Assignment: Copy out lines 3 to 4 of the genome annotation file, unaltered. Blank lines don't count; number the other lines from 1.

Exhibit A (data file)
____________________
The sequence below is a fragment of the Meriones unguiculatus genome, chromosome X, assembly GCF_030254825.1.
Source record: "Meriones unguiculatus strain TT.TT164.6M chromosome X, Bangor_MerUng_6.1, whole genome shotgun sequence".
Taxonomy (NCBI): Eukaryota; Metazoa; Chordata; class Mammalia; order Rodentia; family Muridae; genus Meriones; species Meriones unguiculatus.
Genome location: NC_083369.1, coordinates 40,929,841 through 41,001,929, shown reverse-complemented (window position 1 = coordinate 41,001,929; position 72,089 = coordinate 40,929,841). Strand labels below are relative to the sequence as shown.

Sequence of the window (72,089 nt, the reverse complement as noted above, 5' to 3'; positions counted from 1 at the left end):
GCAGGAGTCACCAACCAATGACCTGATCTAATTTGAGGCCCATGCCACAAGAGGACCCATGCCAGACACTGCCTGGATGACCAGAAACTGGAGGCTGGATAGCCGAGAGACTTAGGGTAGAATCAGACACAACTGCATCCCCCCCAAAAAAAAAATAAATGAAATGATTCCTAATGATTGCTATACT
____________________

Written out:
Taxonomy (NCBI): Eukaryota; Metazoa; Chordata; class Mammalia; order Rodentia; family Muridae; genus Meriones; species Meriones unguiculatus.
Genome location: NC_083369.1, coordinates 40,929,841 through 41,001,929, shown reverse-complemented (window position 1 = coordinate 41,001,929; position 72,089 = coordinate 40,929,841). Strand labels below are relative to the sequence as shown.